As summer gave way to fall, some economic indicators suggested the Great Recession was ending, and yet many architects continue to struggle in an environment that provides only scattered reasons for optimism.
Much of the gloom can be explained through numbers. For example, the Dodge Index from McGraw-Hill Construction, which measures all current construction activity in the U.S., from homes to highways, has stood at an average of 85 for 2009, which is far below the average of 135 for 2007. “And if you adjust for inflation, it’s even worse,” says Kim Kennedy, an economist with McGraw-Hill Construction Research.
Projections for 2010 seem comparably grim.
In September, the Architecture Billings Index, an indicator of construction activity nine to 12 months hence, registered at 43.1. The index, which is compiled by the AIA based on surveys sent to firms, has fallen below 50 for 20 consecutive months. “It’s basically been flat since March [when it hit 43.7], and this is not good news,” says Kermit Baker, the AIA’s chief economist. “There was hope that the low 40s would turn into the mid 40s by now, but it hasn’t really moved at all.”
That stagnation has cost thousands of jobs. While specific figures about architects and unemployment are not available—the U.S. Labor Department doesn’t systematically track them, and neither does the AIA—the unemployment rate in the architecture and engineering sectors jumped to 7.3 percent in the second quarter of 2009, with 113,000 people looking for work, according to the U.S. Bureau of Labor Statistics. In the previous quarter, the unemployment rate was 5.6 percent. A year ago, just 3.2 percent of the industry—54,000 people—was unemployed.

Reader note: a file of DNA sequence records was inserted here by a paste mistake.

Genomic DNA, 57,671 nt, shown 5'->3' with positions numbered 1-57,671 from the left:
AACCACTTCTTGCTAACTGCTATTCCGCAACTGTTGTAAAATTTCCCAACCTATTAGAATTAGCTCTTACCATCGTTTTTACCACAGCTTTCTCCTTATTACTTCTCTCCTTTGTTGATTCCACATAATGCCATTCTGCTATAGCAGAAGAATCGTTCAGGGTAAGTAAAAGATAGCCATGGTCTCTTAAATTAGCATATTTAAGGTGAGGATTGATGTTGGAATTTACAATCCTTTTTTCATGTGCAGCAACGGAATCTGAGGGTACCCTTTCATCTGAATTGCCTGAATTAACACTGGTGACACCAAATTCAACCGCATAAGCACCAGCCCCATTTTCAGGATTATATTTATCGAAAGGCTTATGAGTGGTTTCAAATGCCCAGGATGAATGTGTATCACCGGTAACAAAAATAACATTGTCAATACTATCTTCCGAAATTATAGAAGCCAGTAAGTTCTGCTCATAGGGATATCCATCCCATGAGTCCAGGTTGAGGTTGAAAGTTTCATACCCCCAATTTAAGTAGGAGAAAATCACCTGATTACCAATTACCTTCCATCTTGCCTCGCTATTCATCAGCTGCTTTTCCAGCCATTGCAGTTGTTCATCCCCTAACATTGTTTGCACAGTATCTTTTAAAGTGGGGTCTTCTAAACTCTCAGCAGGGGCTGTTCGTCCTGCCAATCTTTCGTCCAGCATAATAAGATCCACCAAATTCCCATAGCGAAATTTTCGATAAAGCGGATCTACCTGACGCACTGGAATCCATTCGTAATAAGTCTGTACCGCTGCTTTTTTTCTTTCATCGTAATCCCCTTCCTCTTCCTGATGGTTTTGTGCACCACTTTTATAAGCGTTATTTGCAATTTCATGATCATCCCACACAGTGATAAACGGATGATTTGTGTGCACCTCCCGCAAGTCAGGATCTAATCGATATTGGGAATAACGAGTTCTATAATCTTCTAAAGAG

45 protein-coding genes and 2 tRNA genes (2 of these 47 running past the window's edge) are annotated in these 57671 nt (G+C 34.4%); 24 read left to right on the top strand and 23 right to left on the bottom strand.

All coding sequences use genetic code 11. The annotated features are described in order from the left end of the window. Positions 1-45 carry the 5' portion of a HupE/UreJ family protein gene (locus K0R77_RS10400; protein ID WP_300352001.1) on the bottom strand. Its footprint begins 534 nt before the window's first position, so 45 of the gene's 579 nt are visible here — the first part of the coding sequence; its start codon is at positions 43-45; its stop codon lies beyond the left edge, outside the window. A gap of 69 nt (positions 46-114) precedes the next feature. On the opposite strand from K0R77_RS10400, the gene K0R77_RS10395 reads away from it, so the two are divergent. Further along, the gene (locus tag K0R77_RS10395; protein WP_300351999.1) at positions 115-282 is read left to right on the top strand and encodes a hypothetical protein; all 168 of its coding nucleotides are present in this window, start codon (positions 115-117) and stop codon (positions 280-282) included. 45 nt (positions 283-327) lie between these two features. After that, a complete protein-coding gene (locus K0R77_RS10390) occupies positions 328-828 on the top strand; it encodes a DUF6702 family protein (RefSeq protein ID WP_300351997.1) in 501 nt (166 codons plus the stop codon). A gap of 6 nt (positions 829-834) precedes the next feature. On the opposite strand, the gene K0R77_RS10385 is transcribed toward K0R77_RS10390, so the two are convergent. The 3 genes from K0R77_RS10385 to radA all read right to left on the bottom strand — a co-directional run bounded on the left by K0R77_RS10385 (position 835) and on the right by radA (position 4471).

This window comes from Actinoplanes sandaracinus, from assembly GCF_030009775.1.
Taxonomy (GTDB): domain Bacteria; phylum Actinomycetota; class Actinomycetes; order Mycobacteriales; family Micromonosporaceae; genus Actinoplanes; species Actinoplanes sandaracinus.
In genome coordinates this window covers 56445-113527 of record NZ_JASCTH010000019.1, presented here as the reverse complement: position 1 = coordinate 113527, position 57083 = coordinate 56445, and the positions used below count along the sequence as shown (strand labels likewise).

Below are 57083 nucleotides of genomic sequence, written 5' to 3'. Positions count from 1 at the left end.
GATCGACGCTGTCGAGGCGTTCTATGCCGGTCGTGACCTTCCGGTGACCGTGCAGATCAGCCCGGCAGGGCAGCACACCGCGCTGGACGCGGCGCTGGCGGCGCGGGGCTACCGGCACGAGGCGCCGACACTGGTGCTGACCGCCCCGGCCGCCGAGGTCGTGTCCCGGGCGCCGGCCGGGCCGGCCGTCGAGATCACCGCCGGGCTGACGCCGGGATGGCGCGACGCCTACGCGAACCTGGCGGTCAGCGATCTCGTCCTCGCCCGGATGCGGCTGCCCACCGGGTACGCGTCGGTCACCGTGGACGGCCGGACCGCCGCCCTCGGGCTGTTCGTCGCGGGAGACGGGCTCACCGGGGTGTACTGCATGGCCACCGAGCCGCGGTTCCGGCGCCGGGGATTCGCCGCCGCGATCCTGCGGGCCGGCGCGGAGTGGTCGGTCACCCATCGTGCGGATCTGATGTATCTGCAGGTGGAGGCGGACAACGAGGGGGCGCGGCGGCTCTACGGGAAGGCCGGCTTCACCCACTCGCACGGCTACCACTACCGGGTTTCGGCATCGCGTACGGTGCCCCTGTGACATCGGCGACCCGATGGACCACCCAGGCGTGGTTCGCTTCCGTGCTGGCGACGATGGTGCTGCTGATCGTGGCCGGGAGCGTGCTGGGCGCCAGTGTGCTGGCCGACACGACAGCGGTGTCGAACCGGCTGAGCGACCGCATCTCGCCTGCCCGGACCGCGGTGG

Suzanne Mecs, membership director at AIA New York, has seen the effects of the recession firsthand. Since last December, the chapter’s “Not Business as Usual” get-togethers, which focus on coping with a lack of work, have drawn a total of 730 people, with almost a third streaming through the door in the past two months. In fact, the meetings have been so popular that the chapter converted a gallery into a classroom and now offers tutorials in ArchiCAD and Revit, as well prep classes for LEED exams. “We felt from the vibe of the first meeting we had struck a chord,” Mecs says.
Even industry stalwarts have been pinched. Over the course of this year, Perkins + Will, for instance, shed 8 percent of its staff, from 1,730 to 1,600 employees, says president Phil Harrison, AIA. While the firm is landing new commissions, they’re slow to get going, in a delay Harrison attributes not to a lack of credit, which was the common explanation for the slowdown a year ago, but to overly cautious attitudes. “Our hope is to have sufficient work to keep moving forward,” Harrison says.
Any commissions up for grabs are now fought over with ferocity, says Randy Regier, the president of Taylor, a California-based firm that laid off 8 of its 66 employees in February. To wit: Taylor, which focuses on health-care facilities, lost a hospital remodeling job this summer when it was underbid by another firm by $4,000, Regier says.
In the meantime, Washington, D.C., is providing little cushioning, architects say. Tangible levels of stimulus funding haven’t trickled down to most firms yet. And although health care is supposed to be a bright spot, the current impasse among lawmakers over health insurance has had a chilling effect. “We’re waiting for a resolution,” Regier says.
Not all is universally gloomy. Recent ABI figures about inquiries for new projects, including requests for proposals, were at 59.1 in August, besting July’s 55.2 score. Plus, Snøhetta, the Norwegian firm behind the visitor center at the World Trade Center site, hired 10 of the 17 employees in its New York office since December 2007, when the recession began, says managing director Vanessa Kassabian. And the firm’s other projects—mostly campus buildings whose funding is secure—have “insulated it through the year’s end,” Kassabian says. “But when that ends, we could have a problem.”
View more economic news in our special section, Recession and Recovery.